Generous, to the point, and compelling—these are the words I would use to describe Julie Green as an educator and artist. From 2000 to 2021, Green dedicated her time making her “The Last Supper” project. Painting on second-hand ceramic plates with cobalt blue, Green captured the poignant essence of death row inmates.
The first time I met Green, she was clad in a jumpsuit with a beautiful scarf wrapped around her head, holding a ceramic tea cup in the same blue. This is the color I associate with her—a lovely, opaque, deeply hued cobalt blue. Studying under her, I didn’t just learn how to paint, but also how to understand emotive color, application, and drawing with your paint. I found her to be tenacious, hard to please in the best way possible—to earn a strong grade from her was the highest honor as a student of hers at Oregon State. Even today, her lessons are interwoven into my painting. I expect they’ll continue to be throughout my lifetime.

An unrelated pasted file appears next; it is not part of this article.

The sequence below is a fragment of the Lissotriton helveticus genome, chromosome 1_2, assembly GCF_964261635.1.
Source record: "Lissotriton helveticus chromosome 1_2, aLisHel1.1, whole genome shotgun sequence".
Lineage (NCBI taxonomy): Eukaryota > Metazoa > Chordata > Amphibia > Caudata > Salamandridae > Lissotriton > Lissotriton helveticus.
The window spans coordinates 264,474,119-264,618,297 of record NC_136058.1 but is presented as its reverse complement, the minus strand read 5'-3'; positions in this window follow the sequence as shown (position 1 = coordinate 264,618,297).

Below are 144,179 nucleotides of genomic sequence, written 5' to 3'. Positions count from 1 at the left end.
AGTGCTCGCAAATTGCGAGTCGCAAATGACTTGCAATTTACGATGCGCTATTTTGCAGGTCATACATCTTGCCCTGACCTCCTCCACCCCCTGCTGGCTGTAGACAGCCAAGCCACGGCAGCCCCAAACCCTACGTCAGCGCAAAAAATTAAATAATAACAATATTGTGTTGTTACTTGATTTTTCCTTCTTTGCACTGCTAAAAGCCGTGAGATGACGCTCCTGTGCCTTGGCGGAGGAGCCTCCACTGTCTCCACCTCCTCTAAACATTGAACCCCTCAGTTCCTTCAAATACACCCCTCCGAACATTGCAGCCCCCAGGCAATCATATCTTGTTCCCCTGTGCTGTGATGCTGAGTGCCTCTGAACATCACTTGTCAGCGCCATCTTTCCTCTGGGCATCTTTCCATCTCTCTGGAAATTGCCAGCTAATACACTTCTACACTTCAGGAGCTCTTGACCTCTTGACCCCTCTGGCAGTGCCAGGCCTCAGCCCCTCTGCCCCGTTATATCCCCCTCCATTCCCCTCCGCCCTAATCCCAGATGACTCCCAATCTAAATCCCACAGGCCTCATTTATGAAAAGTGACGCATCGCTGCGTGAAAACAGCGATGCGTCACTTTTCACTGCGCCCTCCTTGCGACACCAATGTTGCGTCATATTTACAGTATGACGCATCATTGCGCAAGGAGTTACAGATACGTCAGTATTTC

Some artists compartmentalize their practice from their daily lives, but Green had the ability to blend this into her every day. Green wore sweet, old-fashioned hats, unique, and spunky outfits, finished off with high top converse. She also had the ability to find beauty in simple things, like the blueberries of her garden. Green passed away this fall on October 12th, but she will live on in the memories of all those she touched. I will forever admire her devotion to her craft, as well as her insistence not just to be better painters, but better people.
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